Education, From The Capitol To The Classroom

Bill Requires Every Indiana School To Employ A Gun-Carrying Staff Member

    JOHN SUCHOCKI/The Republican/Landov

    A mock school lockdown training exercise.

    An Indiana House lawmaker has proposed requiring every school in the state to employ a staff member who carries a gun, whether it’s a police officer or a trained teacher.

    General Assembly members originally authored the bill in hopes of paying for more school resource officers in the state’s schools. But a House panel amended the bill Tuesday, as IPBS statehouse reporter Brandon Smith reports:

    The original bill, as it passed the Senate, encouraged, but did not mandate, Indiana schools to hire school resource officers — trained law enforcement who receive additional training for the school environment.

    After Tuesday’s amendment, the bill creates a new position — school protection officer — and requires each school to have one.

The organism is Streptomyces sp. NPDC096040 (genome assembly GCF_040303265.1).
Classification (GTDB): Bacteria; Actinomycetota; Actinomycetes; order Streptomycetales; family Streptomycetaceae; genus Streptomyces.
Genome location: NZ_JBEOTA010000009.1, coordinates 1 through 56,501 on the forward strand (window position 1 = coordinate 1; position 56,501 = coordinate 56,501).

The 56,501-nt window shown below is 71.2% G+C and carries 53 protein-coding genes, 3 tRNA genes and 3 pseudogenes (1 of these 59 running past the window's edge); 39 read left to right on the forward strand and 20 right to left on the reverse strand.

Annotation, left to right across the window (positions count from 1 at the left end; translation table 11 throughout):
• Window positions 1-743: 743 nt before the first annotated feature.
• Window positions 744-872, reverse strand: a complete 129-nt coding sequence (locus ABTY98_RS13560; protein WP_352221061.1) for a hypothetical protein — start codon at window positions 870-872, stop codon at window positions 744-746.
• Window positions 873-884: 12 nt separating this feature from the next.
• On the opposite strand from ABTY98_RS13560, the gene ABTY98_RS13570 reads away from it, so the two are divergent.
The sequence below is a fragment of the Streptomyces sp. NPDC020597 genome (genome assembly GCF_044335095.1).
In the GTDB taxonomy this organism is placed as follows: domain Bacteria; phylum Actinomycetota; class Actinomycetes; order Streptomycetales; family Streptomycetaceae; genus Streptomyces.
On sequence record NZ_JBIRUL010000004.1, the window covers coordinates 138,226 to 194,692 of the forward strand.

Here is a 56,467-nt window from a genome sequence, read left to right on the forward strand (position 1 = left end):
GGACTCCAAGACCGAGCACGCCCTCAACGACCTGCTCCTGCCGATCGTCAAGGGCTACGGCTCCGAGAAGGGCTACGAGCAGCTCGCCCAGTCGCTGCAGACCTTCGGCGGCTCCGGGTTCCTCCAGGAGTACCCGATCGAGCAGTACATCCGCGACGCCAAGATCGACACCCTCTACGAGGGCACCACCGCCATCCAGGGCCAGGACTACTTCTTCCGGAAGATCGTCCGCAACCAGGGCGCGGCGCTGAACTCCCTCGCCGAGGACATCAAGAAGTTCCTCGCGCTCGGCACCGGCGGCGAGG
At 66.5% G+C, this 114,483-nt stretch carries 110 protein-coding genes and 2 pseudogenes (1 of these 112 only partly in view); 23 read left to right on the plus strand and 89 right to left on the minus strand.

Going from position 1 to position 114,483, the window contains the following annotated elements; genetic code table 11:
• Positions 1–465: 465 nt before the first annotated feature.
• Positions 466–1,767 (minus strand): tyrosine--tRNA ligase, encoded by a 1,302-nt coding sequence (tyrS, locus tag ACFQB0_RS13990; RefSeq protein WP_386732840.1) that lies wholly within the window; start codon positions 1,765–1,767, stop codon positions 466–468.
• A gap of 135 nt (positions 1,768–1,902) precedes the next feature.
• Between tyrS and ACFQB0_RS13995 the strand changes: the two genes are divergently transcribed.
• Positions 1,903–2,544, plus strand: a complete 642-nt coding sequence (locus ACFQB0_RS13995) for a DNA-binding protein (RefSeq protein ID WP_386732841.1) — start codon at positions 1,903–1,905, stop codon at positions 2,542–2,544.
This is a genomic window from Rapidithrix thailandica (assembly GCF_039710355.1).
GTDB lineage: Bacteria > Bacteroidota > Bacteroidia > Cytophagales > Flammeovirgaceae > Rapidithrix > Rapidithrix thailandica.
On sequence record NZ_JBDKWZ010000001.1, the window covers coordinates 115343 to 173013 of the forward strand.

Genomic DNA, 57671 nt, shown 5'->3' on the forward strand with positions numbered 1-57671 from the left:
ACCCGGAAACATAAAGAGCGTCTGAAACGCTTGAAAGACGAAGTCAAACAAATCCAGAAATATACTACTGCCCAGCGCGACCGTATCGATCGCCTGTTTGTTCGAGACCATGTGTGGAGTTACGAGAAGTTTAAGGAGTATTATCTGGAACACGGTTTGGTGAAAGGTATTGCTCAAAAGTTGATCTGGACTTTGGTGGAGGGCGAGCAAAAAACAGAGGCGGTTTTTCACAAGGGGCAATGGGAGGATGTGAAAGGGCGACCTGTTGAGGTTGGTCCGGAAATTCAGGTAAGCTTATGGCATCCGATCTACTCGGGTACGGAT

The school protection officer would be required to carry a gun but does not need to be a law enforcement officer. Existing school staff, including principals or teachers, could become the school’s protection officer by going through training, though what that training involves isn’t specified in the bill.

    “With Sandy Hook, with Virginia Tech, with Columbine — those were places that were gun-free zones,” said Jim Lucas, R-Seymour, who authored the amendment, “and we see the results of that. This bill is trying to prevent that.”

    Rep. Vernon Smith, D-Gary, says Lucas’ argument has some validity, but he doesn’t think teachers or principals should be the ones with the guns.

    “I served as a principal for 20 years and I certainly wouldn’t have wanted to have possession of a gun,” Smith said.

    The bill now heads for the House Ways and Means committee.


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